The potential (electric potential) difference between cloud and ground is of the order of 10 to 100 million volts (volt), and the peak currents in return strokes to negative leaders are typically about 30,000 amperes (ampere). The peak temperatures in the return-stroke channel are on the order of 30,000 °C (50,000 °F). The entire process is very rapid; the leader stroke reaches the ground in about 30 milliseconds, and the return stroke reaches the centre of the cloud in about 100 microseconds.

  thunder is produced by rapid heating of the air in the lightning channel and a consequent increase in air pressure. The over-pressure causes the channel to expand at supersonic speeds, which ultimately produces a sound wave heard as thunder. The claps, rolls, and rumbles that characterize the sound of thunder are produced by the complex geometry and tortuosity of the lightning channel as well as the effects of the atmosphere and local topography on sound propagation.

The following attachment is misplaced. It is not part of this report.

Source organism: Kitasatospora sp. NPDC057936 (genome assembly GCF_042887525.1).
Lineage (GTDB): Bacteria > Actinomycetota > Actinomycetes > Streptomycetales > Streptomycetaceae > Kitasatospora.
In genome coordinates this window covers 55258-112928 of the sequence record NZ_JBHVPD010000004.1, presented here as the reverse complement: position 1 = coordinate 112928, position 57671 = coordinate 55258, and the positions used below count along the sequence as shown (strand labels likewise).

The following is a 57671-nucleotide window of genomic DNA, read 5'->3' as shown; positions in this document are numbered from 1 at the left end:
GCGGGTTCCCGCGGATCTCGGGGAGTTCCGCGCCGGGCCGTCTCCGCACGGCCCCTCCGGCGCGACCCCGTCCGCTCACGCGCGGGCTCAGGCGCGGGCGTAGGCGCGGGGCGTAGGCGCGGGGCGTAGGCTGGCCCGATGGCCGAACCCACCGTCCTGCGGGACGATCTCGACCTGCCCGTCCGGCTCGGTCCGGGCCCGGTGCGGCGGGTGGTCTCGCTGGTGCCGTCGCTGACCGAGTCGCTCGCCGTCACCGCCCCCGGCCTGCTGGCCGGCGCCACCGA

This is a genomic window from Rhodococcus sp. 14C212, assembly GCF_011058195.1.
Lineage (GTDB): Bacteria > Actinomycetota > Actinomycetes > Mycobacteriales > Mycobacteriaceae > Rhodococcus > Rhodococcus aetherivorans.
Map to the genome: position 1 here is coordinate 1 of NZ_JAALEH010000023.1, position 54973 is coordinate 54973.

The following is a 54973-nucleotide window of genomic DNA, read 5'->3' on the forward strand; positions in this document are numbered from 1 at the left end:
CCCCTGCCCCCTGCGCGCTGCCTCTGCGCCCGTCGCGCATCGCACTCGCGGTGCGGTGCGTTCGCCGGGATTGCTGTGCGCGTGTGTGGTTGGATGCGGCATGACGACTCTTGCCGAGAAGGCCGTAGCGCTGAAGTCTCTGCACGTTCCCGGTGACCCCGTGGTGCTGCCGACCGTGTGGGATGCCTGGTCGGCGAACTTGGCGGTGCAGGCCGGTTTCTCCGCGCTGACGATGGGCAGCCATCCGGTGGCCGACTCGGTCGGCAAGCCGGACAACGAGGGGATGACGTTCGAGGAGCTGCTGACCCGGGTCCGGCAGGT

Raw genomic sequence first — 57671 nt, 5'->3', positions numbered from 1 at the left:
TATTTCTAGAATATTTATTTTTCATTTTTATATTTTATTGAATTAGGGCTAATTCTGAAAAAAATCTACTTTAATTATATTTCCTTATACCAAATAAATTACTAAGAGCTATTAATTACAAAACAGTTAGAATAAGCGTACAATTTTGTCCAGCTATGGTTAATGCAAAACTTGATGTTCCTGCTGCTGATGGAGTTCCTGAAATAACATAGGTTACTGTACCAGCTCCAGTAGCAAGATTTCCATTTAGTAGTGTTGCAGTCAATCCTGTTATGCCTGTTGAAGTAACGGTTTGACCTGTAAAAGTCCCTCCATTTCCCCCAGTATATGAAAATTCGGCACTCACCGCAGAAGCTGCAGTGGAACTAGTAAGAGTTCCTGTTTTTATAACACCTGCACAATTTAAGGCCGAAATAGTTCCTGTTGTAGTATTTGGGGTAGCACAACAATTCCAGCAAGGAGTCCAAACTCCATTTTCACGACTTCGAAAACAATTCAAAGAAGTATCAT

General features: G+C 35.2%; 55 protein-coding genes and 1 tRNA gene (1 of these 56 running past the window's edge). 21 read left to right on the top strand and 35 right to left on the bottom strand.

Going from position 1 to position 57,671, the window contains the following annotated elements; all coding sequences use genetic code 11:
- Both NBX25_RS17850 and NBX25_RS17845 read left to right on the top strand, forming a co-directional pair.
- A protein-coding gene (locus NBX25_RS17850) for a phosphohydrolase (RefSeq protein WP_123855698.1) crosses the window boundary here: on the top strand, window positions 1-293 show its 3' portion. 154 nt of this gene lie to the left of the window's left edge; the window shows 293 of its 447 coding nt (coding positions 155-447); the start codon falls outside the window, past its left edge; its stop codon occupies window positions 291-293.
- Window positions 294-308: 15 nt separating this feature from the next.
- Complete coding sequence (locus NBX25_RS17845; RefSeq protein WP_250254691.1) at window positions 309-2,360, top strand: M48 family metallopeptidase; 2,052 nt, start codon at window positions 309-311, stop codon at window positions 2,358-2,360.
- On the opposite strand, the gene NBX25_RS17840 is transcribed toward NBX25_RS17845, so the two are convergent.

Lightning is a significant weather hazard and occurs at an average rate of 50 to 100 discharges per second worldwide. Lightning rods (lightning rod) and metallic conductors can be used to protect a structure by intercepting and diverting the lightning current into the ground as harmlessly as possible. When lightning is likely to occur, people are advised to stay indoors or in a car, away from open doors and windows, and to avoid contact with any electrical appliances or plumbing that might be exposed to the outside environment.
 

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Universalium. 2010.